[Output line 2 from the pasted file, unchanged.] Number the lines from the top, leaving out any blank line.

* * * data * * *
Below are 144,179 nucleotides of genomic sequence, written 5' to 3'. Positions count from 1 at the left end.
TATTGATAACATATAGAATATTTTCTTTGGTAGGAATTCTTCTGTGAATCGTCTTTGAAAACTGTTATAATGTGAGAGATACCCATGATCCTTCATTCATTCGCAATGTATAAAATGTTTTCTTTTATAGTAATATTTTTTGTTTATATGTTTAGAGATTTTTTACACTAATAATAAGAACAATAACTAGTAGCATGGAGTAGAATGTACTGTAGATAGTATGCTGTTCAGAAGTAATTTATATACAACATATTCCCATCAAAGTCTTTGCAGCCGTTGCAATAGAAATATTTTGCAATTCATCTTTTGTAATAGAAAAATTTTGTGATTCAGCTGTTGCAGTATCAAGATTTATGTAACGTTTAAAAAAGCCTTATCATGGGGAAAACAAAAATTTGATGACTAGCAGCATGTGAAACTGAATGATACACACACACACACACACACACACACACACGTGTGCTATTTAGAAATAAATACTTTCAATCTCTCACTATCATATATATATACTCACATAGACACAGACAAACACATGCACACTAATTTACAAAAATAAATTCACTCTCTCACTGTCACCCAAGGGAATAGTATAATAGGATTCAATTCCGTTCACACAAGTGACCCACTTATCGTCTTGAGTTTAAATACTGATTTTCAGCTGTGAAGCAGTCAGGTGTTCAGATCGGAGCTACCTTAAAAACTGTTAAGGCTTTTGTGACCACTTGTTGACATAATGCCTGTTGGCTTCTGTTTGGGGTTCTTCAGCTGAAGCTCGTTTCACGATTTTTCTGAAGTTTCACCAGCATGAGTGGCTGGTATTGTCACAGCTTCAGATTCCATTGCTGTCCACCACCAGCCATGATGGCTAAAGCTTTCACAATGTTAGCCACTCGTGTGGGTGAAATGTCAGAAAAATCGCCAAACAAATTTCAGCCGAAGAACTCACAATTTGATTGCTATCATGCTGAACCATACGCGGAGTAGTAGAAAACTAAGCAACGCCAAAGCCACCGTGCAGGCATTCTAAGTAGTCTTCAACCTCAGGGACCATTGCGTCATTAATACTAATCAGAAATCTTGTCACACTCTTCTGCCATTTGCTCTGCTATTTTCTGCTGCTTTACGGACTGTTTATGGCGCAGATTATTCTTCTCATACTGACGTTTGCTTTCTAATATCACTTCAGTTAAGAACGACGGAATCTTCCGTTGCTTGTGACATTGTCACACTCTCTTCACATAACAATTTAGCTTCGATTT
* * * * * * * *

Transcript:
TATTGATAACATATAGAATATTTTCTTTGGTAGGAATTCTTCTGTGAATCGTCTTTGAAAACTGTTATAATGTGAGAGATACCCATGATCCTTCATTCATTCGCAATGTATAAAATGTTTTCTTTTATAGTAATATTTTTTGTTTATATGTTTAGAGATTTTTTACACTAATAATAAGAACAATAACTAGTAGCATGGAGTAGAATGTACTGTAGATAGTATGCTGTTCAGAAGTAATTTATATACAACATATTCCCATCAAAGTCTTTGCAGCCGTTGCAATAGAAATATTTTGCAATTCATCTTTTGTAATAGAAAAATTTTGTGATTCAGCTGTTGCAGTATCAAGATTTATGTAACGTTTAAAAAAGCCTTATCATGGGGAAAACAAAAATTTGATGACTAGCAGCATGTGAAACTGAATGATACACACACACACACACACACACACACACACGTGTGCTATTTAGAAATAAATACTTTCAATCTCTCACTATCATATATATATACTCACATAGACACAGACAAACACATGCACACTAATTTACAAAAATAAATTCACTCTCTCACTGTCACCCAAGGGAATAGTATAATAGGATTCAATTCCGTTCACACAAGTGACCCACTTATCGTCTTGAGTTTAAATACTGATTTTCAGCTGTGAAGCAGTCAGGTGTTCAGATCGGAGCTACCTTAAAAACTGTTAAGGCTTTTGTGACCACTTGTTGACATAATGCCTGTTGGCTTCTGTTTGGGGTTCTTCAGCTGAAGCTCGTTTCACGATTTTTCTGAAGTTTCACCAGCATGAGTGGCTGGTATTGTCACAGCTTCAGATTCCATTGCTGTCCACCACCAGCCATGATGGCTAAAGCTTTCACAATGTTAGCCACTCGTGTGGGTGAAATGTCAGAAAAATCGCCAAACAAATTTCAGCCGAAGAACTCACAATTTGATTGCTATCATGCTGAACCATACGCGGAGTAGTAGAAAACTAAGCAACGCCAAAGCCACCGTGCAGGCATTCTAAGTAGTCTTCAACCTCAGGGACCATTGCGTCATTAATACTAATCAGAAATCTTGTCACACTCTTCTGCCATTTGCTCTGCTATTTTCTGCTGCTTTACGGACTGTTTATGGCGCAGATTATTCTTCTCATACTGACGTTTGCTTTCTAATATCACTTCAGTTAAGAACGACGGAATCTTCCGTTGCTTGTGACATTGTCACACTCTCTTCACATAACAATTTAGCTTCGATTT